Simon Aldous’s take on the big architectural stories of the week: Fosters plans ‘Tulip’ tourist tower • Give the people what they want, says housing minister • Nuclear power station win comes too late • Make lays off more staff
Foster + Partners, bless them, are never shy of making the headlines, be it from multimillion bonus payments and Stirling Prize triumphs to lethal falling windows or projects that become the subjects of national referendums. But this week the firm has outdone itself in attracting attention with a proposal for a 305m-tall London tower that it was keen to liken to a giant tulip.
Others, it has to be said, found it reminded them of other things – such as a coconut shy, a cotton bud, a stinkhorn mushroom … even an ‘inseminator’ – a device with which I was not familiar until I Googled it, setting off the publisher’s ‘inappropriate internet use’ alarm.
But it has to be said that AJ reader Tom was not alone in his summation: ‘It looks like a phallus.’
The project is backed by J Safra Group, owned by billionaire banker Joseph Safra, which also owns the neighbouring Gherkin, the last Foster-designed project to attract phallic comparisons. While the Gherkin was once the City’s second tallest building, it has since been overshadowed numerous times – including by Rogers Stirk Harbour’s Cheesegrater – suggesting this is very much the case of wanting to prove who’s got the biggest.
But AJ reader Robert Franklin saw it as symbolising something more fundamental: ‘a last gasp in a (hopefully?) dying age of monstrous displays of pointless and unjustified power; not unlike Versailles’.
Indeed there does seem something very decadent, in a time of increasing inequality and austerity, fuelling neofascist movements around Europe, that a billionaire decides this is the best way to give something back.
Fosters’ tower will contain 12 glazed levels containing bars and restaurants as well as a viewing platform, all supported on a concrete shaft and, says the practice, will be ‘a new state-of-the-art cultural and educational resource for Londoners and tourists’.
The tower has been submitted for planning following a thorough pre-application process that included four meetings with Historic England. Though surely it can only improve a skyline that already contains the Walkie Talkie. If the authorities are game, construction could begin in 2020 and we could be admiring the view by 2025.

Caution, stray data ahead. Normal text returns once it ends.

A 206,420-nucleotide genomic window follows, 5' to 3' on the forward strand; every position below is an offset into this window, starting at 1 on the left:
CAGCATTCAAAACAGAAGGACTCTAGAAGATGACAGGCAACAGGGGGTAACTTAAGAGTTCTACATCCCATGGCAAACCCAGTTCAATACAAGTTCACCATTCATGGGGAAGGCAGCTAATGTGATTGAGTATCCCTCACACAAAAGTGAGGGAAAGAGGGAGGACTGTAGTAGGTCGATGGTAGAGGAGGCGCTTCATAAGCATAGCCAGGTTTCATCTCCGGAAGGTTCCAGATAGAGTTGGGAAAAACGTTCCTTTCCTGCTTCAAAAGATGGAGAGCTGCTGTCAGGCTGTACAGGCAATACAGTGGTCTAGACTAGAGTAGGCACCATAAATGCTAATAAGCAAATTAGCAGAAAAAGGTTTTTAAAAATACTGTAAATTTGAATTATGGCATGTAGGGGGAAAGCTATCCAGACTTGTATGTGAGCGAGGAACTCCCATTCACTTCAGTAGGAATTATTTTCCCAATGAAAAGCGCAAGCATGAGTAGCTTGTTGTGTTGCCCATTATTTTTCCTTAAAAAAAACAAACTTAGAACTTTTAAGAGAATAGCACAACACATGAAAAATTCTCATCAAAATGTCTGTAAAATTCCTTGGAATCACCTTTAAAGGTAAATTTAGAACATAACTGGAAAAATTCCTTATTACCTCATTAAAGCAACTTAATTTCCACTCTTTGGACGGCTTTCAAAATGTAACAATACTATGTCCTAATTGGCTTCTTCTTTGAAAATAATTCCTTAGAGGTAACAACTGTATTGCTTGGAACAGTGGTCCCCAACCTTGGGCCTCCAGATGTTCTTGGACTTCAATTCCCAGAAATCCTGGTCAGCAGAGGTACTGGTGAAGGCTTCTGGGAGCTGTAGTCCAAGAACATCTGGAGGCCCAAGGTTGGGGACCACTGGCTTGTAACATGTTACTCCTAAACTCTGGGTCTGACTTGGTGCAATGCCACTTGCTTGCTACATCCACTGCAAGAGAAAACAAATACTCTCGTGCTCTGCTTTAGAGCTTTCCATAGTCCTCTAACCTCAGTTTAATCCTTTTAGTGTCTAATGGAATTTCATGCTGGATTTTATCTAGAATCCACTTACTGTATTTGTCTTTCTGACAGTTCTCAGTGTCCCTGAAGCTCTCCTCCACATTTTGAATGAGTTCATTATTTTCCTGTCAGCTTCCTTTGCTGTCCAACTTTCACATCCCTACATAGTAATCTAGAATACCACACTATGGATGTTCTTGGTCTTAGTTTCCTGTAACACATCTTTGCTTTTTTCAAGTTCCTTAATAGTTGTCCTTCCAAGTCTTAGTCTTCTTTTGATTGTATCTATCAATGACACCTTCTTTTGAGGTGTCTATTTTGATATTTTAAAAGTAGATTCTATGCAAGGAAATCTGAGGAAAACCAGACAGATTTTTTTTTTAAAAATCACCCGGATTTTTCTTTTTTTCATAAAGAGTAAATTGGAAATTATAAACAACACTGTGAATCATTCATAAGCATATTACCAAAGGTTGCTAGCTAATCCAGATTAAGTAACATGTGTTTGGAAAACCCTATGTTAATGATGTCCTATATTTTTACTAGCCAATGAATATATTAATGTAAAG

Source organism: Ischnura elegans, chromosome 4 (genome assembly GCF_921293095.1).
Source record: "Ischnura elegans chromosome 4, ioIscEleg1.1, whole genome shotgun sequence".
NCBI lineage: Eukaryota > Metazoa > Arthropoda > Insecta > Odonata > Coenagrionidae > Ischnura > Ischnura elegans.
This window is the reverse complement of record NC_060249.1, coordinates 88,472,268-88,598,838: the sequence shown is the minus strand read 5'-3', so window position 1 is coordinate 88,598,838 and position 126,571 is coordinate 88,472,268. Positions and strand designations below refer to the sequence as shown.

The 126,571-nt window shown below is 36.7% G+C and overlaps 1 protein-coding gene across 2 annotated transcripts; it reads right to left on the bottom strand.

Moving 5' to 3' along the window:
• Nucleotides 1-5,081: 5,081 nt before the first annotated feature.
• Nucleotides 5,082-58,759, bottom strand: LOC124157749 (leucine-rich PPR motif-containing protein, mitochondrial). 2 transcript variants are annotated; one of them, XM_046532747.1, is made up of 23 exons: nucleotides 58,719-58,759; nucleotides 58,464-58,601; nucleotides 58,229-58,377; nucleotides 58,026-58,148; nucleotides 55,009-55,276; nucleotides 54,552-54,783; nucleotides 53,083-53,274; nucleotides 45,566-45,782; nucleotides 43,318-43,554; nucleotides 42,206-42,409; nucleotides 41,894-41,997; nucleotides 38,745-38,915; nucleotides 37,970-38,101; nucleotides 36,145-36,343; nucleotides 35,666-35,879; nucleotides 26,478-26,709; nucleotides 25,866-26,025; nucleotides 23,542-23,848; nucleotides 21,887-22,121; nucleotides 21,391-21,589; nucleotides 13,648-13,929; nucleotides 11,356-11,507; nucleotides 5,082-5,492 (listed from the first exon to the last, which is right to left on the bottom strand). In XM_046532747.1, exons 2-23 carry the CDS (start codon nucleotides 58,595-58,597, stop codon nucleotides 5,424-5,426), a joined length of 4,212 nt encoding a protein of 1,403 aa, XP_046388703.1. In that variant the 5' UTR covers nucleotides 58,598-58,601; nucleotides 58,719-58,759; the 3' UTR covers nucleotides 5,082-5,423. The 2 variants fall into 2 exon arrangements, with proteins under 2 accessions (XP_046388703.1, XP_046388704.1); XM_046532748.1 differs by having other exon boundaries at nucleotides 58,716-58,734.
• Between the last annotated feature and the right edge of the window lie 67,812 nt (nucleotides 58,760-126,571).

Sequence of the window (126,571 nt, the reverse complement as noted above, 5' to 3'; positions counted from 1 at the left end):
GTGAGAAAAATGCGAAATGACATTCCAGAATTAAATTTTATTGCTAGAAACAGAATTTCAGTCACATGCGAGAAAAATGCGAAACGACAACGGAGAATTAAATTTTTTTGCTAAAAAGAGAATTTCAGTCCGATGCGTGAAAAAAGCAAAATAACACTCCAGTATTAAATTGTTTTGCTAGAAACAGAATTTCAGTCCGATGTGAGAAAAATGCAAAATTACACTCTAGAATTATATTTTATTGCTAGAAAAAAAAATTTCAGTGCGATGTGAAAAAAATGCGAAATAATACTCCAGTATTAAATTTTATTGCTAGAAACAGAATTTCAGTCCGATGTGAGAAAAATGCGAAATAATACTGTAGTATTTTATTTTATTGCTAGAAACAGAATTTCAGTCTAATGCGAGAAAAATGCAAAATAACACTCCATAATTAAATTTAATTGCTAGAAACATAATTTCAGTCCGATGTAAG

Poll: What do you think Foster + Partners’ proposed 305m-tall City of London tower most closely resembles?
• A tulip
• A cotton bud
• A mushroom
• A male appendage
Last week’s poll asked what percentage of Zaha Hadid’s estate should go to Patrik Schumacher. In true pantomime spirit, most of you answered nothing at all.
Poll result Schumacher
Kit Malthouse crop
The newly reignited style wars rumbled on this week with a public performance from housing minister Kit Malthouse that confirmed many people’s suspicion that he only got the job because he had ‘house’ as part of his name.
Malthouse, speaking at the Building More, Building Beautiful conference, was defending his contentious tweet that compared an Alabama Neoclassical courthouse with a heavily glazed London office building, suggesting that this somehow held the key to building more beautiful housing.
Taken to task on this, he defended it with all the rigour of a petulant eight-year-old, saying he had never said which building he preferred and that he was seeking to ‘test the air’ on the state of the debate in architecture.
He added that the public sought out the ‘British vernacular’ of the mansion block, mews house and terrace street, but that ‘the profession has retreated from embracing this and giving people what they want’.
Yes, apparently the only reason people aren’t all living in these types of homes is that architects refuse to design them. Nothing to do the developers who hire them (or don’t hire them as the case may be) – the multimillionaire housebuilders, many of whom are major donors to his party.
Malthouse concluded that the profession felt threatened by this challenge to their work, reacting by gathering together and awarding each other prizes. Is he aware that his boss, housing secretary James Brokenshire, was at such a prize-giving occasion last month, praising architects for being the ‘guardians of quality’?
It was left to the AJ’s Paul Finch, also speaking at the event, to point out that if anyone thought Classicism, Modernism or indeed any style of designing was the answer to our housing problem ‘they are awfully deluded’.